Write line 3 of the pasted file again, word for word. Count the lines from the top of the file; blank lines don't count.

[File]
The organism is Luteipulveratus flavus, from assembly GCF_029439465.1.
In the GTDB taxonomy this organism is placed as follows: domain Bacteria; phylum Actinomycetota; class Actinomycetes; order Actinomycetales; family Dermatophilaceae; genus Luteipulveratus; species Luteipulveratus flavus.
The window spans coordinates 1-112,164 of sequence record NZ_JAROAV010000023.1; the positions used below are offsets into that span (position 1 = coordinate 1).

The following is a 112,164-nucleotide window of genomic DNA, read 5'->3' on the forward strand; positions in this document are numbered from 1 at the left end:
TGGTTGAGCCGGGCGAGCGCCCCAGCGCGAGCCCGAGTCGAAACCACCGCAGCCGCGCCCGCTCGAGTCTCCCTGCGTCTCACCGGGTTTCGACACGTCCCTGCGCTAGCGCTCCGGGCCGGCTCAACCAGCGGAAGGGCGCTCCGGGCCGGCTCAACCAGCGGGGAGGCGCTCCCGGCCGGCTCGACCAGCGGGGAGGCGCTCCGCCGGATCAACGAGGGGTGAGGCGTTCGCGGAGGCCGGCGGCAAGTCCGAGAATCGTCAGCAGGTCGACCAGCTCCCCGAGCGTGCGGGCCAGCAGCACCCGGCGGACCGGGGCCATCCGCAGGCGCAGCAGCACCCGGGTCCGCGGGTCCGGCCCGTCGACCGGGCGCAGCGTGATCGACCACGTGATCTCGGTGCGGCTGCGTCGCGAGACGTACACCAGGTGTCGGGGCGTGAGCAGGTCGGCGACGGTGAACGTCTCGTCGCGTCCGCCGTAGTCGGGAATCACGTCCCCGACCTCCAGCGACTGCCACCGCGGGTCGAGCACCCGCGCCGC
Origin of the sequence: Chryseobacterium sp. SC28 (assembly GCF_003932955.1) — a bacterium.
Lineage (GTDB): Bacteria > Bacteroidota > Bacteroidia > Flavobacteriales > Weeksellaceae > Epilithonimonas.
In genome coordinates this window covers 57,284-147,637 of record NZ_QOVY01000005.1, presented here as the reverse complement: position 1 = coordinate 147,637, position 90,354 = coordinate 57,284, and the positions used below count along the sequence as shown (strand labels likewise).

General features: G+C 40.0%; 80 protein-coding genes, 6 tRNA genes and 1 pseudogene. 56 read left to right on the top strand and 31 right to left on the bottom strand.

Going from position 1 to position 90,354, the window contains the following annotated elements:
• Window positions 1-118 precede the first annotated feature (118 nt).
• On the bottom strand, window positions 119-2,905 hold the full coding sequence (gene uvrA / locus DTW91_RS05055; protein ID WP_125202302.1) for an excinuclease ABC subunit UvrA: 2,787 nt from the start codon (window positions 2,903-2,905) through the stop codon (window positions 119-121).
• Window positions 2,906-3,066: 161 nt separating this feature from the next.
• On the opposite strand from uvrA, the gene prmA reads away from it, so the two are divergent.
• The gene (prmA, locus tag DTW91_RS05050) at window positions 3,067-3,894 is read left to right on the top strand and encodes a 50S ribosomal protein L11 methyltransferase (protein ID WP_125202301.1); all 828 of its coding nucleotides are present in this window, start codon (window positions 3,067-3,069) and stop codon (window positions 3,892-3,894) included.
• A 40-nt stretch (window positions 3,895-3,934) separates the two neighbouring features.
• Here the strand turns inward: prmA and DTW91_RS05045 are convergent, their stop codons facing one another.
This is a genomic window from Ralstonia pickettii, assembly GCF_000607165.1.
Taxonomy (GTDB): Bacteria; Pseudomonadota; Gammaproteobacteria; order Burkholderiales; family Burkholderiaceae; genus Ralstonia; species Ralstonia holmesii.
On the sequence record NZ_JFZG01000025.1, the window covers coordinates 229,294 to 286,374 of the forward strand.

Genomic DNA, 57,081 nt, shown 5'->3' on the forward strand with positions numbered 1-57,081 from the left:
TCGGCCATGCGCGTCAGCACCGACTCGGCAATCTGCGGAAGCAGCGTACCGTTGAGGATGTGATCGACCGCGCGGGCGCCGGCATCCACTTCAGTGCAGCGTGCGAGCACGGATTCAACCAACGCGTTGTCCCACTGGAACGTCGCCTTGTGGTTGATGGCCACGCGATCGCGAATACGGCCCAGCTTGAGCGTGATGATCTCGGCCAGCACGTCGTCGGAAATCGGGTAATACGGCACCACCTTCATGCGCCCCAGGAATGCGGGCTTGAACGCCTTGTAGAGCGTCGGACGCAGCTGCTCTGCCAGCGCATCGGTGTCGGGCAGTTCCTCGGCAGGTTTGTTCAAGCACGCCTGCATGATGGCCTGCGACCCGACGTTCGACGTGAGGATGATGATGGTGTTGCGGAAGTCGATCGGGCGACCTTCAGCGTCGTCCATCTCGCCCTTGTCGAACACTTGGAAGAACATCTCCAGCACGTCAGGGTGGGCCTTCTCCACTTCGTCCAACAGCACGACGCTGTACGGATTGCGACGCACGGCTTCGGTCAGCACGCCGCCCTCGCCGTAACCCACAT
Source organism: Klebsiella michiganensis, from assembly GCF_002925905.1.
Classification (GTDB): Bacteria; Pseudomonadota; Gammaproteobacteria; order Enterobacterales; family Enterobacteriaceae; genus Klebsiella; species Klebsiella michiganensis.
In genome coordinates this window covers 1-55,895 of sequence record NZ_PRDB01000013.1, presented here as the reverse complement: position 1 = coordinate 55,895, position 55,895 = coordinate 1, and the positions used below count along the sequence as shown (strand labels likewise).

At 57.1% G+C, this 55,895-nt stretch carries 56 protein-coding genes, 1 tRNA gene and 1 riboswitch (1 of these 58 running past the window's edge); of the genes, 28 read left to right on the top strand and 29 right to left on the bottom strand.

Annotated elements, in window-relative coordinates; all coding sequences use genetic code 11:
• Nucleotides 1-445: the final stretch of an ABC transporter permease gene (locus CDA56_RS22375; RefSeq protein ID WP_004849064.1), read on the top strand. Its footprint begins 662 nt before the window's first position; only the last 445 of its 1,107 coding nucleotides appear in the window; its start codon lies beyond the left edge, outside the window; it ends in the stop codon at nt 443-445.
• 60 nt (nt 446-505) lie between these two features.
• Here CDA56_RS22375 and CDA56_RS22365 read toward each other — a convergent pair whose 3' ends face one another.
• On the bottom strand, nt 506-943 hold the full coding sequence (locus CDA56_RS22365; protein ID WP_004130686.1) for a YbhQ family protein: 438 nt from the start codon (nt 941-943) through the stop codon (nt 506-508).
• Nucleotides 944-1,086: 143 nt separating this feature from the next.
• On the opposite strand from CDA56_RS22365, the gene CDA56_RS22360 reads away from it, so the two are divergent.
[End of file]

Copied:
The window spans coordinates 1-112,164 of sequence record NZ_JAROAV010000023.1; the positions used below are offsets into that span (position 1 = coordinate 1).